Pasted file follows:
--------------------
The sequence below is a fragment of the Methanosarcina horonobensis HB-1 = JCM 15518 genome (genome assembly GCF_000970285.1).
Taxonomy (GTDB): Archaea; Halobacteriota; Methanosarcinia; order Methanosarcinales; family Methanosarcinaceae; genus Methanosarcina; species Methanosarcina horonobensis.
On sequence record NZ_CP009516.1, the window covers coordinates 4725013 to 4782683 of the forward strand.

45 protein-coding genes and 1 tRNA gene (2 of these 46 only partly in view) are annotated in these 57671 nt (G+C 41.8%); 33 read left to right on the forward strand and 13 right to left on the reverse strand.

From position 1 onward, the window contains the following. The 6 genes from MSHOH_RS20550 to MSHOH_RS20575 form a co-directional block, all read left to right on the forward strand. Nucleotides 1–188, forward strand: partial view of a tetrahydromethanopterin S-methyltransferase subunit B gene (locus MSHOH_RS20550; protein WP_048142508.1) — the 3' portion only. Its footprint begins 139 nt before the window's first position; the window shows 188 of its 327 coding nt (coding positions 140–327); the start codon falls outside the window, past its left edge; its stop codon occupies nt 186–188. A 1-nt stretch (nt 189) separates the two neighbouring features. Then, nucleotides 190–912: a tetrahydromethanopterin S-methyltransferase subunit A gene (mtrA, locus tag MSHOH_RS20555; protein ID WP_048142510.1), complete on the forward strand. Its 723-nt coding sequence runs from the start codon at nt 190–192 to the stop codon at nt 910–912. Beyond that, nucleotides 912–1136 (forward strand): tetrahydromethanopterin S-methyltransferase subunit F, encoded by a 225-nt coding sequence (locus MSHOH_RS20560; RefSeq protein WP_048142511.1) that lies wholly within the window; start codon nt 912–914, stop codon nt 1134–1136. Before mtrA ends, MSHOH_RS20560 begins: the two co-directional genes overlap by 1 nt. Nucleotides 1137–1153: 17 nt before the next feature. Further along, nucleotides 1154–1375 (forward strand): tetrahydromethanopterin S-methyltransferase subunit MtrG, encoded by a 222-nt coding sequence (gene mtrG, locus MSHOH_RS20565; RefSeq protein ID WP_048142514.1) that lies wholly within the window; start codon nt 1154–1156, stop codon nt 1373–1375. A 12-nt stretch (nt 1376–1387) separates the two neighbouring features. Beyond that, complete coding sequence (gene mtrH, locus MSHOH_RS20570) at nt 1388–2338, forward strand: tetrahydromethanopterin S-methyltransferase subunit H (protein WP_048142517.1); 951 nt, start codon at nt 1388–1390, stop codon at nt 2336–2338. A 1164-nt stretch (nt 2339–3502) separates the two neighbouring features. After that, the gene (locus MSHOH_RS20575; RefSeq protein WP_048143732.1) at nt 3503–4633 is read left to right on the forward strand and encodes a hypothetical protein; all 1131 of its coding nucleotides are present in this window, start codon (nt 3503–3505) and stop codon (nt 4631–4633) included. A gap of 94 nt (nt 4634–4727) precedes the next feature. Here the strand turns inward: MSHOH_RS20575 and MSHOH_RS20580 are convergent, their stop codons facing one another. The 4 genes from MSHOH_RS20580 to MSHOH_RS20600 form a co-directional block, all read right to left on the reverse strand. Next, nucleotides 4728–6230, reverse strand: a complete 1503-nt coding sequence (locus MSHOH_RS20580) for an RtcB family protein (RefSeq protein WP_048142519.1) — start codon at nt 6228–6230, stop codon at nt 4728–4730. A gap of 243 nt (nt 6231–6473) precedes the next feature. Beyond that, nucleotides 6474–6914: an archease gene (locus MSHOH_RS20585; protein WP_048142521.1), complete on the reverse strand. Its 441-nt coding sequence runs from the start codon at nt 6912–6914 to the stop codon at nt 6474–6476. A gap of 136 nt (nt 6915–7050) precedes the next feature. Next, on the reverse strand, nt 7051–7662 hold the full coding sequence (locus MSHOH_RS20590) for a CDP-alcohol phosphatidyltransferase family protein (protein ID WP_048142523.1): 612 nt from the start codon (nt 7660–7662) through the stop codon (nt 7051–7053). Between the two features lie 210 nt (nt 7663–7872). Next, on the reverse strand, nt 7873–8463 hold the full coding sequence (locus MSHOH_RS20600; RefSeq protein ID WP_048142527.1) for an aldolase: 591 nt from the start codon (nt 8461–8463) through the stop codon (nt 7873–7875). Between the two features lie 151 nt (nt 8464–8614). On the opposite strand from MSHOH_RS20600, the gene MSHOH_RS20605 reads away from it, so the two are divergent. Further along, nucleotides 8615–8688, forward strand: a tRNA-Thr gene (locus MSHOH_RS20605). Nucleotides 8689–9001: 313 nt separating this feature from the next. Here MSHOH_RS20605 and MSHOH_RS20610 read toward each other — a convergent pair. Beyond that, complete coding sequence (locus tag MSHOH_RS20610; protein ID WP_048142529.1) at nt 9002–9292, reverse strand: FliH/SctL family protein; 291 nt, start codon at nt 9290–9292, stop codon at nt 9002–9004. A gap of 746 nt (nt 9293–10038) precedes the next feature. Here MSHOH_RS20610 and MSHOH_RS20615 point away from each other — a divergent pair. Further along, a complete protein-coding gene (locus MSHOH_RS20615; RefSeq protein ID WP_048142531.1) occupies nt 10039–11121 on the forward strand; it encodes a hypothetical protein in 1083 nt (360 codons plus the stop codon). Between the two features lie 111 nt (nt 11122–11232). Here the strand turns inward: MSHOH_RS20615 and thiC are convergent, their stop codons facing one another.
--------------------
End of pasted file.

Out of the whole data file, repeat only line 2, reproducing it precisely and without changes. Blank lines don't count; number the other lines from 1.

Taxonomy (GTDB): Archaea; Halobacteriota; Methanosarcinia; order Methanosarcinales; family Methanosarcinaceae; genus Methanosarcina; species Methanosarcina horonobensis.